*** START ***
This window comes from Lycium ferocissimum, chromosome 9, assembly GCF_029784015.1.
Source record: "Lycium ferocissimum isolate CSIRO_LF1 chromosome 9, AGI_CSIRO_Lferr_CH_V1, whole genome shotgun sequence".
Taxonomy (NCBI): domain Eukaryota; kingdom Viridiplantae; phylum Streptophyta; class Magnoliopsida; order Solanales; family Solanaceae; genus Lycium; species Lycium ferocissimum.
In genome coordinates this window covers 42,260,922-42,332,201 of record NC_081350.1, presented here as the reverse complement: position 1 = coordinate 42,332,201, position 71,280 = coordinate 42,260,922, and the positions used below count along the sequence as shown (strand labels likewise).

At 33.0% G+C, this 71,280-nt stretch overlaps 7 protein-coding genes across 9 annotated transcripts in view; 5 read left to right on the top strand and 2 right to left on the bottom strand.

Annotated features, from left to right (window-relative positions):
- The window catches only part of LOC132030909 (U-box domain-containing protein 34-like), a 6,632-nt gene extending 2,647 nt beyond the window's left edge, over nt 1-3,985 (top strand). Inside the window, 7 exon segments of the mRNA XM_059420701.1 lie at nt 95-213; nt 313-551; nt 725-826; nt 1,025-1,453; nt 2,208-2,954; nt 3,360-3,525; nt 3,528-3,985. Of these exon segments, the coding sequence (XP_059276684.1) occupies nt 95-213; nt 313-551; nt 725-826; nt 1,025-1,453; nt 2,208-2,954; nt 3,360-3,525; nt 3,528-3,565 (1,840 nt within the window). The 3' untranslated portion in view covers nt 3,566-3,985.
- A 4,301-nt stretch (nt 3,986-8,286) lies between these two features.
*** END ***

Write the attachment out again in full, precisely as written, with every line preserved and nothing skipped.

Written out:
This window comes from Lycium ferocissimum, chromosome 9, assembly GCF_029784015.1.
Source record: "Lycium ferocissimum isolate CSIRO_LF1 chromosome 9, AGI_CSIRO_Lferr_CH_V1, whole genome shotgun sequence".
Taxonomy (NCBI): domain Eukaryota; kingdom Viridiplantae; phylum Streptophyta; class Magnoliopsida; order Solanales; family Solanaceae; genus Lycium; species Lycium ferocissimum.
In genome coordinates this window covers 42,260,922-42,332,201 of record NC_081350.1, presented here as the reverse complement: position 1 = coordinate 42,332,201, position 71,280 = coordinate 42,260,922, and the positions used below count along the sequence as shown (strand labels likewise).

At 33.0% G+C, this 71,280-nt stretch overlaps 7 protein-coding genes across 9 annotated transcripts in view; 5 read left to right on the top strand and 2 right to left on the bottom strand.

Annotated features, from left to right (window-relative positions):
- The window catches only part of LOC132030909 (U-box domain-containing protein 34-like), a 6,632-nt gene extending 2,647 nt beyond the window's left edge, over nt 1-3,985 (top strand). Inside the window, 7 exon segments of the mRNA XM_059420701.1 lie at nt 95-213; nt 313-551; nt 725-826; nt 1,025-1,453; nt 2,208-2,954; nt 3,360-3,525; nt 3,528-3,985. Of these exon segments, the coding sequence (XP_059276684.1) occupies nt 95-213; nt 313-551; nt 725-826; nt 1,025-1,453; nt 2,208-2,954; nt 3,360-3,525; nt 3,528-3,565 (1,840 nt within the window). The 3' untranslated portion in view covers nt 3,566-3,985.
- A 4,301-nt stretch (nt 3,986-8,286) lies between these two features.